9 November 2004 - Tuesday

The Illiterate Elfin Collator

I do not know Greek. In fact, I am familiar with the Greek alphabet only on a need-to-know basis. Despite this, I am working on part of a manuscript collation in Greek.

In textual criticism, a collation is a comparison of texts -- in this case, a comparison of an early Greek manuscript copy of the New Testament with a standard text. Dr. Hood handed out photocopies of our manuscript a few weeks ago. We are working on a manuscript of the Bezae family (not necessarily the best family of texts), of the book of Acts.

Here's how it works. I have a photocopy of part of Acts 10 and 11. I look at this manuscript and compare it with a modern critical text. I look for discrepancies between my manuscript and this standard. When I find a difference between the texts, I note it down.

For example, my friends and I have noticed that the copyist of our manuscript tended to use the abbreviation ΘΣ where the critical text has θεός -- that is, this manuscript omits the vowels from the word God. (The manuscript is an uncial, so all the letters are capitals.) Each time this happens, I write down the verse number, the word θεός, and the word ΘΣ on another sheet of paper. Sometimes I find more spectacular discrepancies:

10:22 ειπαν ] ΕΙΠΟΝΠΡΟΣΑΥΤΟΝ

10:22 Κορνήλιος ] add ΤΙΣ

Most differences, of course, are minor. I've seen the words and and then added or dropped a few times. I've seen a word altered to put it into the superlative. I've also spotted minor spelling differences (in a few cases, the words have been corrected already by another scribe).

The work is slow -- especially slow for me, since I am illiterate. It's great fun, though. My perfectionist instincts are proving valuable, as is my neat handwriting. Dr. Hood will review our findings before sending the results on to a project (in Louisiana, I think) in a few months.

| Posted by Wilson at 23:59 Central | TrackBack
| Report submitted to the Education Desk

I like manuscripts. I think the theta-sigma abbreviation was fairly common; at least, I've heard of it before, and in Latin mss. they often abbreviate Deus as DS with a line above it.

On the plus side, some scribes who copied manuscripts were illiterate, too, so you're just getting their experience, but backwards....

The thoughts of Brandon on 10 November 2004 - 14:15 Central
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Yes; I recall being told that the abbreviation of θεός is particularly common in Western manuscripts, of which my text is probably an example.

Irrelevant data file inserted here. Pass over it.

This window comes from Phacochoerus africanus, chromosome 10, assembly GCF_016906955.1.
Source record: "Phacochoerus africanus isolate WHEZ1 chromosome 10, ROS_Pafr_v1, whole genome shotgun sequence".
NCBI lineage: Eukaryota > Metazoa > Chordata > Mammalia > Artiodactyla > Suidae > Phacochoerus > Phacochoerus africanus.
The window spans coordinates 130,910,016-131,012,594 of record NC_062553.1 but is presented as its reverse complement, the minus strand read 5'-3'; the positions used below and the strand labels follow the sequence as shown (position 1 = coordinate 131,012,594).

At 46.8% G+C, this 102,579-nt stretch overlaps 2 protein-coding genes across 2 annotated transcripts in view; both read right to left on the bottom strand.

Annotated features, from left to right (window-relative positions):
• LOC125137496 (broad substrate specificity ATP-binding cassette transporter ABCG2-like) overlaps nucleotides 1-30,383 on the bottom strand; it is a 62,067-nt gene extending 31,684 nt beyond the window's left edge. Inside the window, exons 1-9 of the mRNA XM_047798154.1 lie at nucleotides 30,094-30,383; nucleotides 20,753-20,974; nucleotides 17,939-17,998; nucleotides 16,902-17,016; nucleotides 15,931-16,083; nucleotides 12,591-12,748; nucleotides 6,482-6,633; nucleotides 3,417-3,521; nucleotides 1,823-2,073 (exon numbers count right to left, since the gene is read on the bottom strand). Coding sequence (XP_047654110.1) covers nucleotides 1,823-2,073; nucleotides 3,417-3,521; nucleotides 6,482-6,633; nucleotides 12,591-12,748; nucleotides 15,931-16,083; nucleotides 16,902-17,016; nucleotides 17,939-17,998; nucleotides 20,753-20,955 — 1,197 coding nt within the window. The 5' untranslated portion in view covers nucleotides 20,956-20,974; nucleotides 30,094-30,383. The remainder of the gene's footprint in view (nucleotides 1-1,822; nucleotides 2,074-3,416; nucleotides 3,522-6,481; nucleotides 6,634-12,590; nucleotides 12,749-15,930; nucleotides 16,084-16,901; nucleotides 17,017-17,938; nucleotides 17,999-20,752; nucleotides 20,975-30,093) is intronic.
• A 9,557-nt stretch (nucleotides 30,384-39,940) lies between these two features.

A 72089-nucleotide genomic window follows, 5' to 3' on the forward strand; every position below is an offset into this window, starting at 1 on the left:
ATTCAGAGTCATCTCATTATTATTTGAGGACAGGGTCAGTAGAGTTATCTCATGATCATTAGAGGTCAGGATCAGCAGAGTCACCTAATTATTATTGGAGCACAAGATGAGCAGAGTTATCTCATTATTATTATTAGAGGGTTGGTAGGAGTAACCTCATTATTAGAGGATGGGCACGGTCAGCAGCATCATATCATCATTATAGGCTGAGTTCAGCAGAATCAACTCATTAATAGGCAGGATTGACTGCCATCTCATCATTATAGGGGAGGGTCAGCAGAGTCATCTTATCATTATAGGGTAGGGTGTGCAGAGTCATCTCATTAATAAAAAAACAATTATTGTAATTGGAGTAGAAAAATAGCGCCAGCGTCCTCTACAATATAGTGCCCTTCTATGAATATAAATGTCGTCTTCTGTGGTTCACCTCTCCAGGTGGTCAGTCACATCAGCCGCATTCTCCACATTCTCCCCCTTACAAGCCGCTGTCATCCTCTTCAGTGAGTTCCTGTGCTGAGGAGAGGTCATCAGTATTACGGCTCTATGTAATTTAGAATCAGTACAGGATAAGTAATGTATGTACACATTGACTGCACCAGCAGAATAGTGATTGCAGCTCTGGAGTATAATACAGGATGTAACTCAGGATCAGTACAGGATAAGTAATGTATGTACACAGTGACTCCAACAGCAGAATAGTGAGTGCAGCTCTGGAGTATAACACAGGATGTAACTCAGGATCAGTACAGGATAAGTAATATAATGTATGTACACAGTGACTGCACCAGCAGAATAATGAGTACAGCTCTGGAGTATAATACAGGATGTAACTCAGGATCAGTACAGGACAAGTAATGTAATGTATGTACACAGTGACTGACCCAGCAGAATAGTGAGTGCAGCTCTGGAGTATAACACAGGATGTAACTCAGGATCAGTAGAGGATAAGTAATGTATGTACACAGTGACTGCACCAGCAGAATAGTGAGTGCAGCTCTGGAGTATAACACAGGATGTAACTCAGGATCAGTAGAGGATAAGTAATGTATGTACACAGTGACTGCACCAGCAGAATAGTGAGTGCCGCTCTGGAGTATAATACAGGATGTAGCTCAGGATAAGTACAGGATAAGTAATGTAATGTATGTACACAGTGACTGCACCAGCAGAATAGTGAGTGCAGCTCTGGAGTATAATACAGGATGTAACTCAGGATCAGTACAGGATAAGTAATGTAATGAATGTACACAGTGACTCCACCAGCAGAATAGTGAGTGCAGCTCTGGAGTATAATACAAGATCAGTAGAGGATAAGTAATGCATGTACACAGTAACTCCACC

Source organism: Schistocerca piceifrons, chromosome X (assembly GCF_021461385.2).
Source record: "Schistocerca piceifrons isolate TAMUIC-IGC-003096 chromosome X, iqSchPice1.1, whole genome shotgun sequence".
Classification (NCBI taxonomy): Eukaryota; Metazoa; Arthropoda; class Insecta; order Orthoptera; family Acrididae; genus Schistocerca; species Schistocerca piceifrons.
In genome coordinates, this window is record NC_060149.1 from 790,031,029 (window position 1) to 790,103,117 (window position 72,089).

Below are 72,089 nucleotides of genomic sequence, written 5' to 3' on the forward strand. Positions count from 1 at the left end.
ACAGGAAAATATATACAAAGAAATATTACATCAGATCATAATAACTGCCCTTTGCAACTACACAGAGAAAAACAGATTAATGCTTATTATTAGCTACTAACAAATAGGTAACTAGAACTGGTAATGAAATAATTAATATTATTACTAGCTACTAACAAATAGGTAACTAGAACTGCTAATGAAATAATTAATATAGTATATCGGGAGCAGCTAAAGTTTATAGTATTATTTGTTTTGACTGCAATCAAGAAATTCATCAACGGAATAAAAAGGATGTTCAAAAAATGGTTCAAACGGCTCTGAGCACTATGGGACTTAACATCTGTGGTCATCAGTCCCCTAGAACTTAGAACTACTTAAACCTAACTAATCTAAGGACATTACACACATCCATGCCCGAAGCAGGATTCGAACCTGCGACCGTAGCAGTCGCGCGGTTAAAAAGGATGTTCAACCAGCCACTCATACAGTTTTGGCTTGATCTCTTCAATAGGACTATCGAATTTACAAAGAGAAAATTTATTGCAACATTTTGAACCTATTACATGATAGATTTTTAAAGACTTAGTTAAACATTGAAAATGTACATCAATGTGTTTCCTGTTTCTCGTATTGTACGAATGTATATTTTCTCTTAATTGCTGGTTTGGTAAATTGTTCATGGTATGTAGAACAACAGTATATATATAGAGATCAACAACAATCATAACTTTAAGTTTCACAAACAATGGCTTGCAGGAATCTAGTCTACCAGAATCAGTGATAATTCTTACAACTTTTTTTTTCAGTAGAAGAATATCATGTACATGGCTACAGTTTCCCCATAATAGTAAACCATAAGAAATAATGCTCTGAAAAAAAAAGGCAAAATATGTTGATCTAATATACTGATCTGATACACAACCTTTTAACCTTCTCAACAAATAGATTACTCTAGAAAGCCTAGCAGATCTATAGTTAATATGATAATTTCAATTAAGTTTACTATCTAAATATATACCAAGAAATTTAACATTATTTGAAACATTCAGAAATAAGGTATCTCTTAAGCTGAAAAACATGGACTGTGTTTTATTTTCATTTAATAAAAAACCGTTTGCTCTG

The thoughts of Wilson on 10 November 2004 - 14:36 Central
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Not to sound too nerdy but wouldn't using a computer be a little faster and more accurate?

The thoughts of Joe on 12 November 2004 - 0:40 Central
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If you refer to the actual reading of the manuscript, it's possible that a computer would be able to do a lot of the work -- although humans would still have to deal with the many confusing sections (for example, the letters are often totally unreadable, so I have to make a judgment call about whether or not the obscure space looks about right for the text that's supposed to be there; in another example, the fact that this is a palimpsest means that there is a lot of lettering from some other text still very visible in the background).

If you are referring to the mere recording of differences, then I should explain that our results will be recorded in a database by Dr. Hood herself, once she has the opportunity to review what we've found. My fellow students and I don't have a good way to access the software, and probably shouldn't be making the final data entry ourselves anyway. Until that time, I find it more convenient to use a pencil and paper, so I can work anywhere I like.

In any case, the point of the class is to work with the text ourselves. The more we have to do by hand, the better we can get to know the manuscript.

The thoughts of Wilson on 12 November 2004 - 1:23 Central
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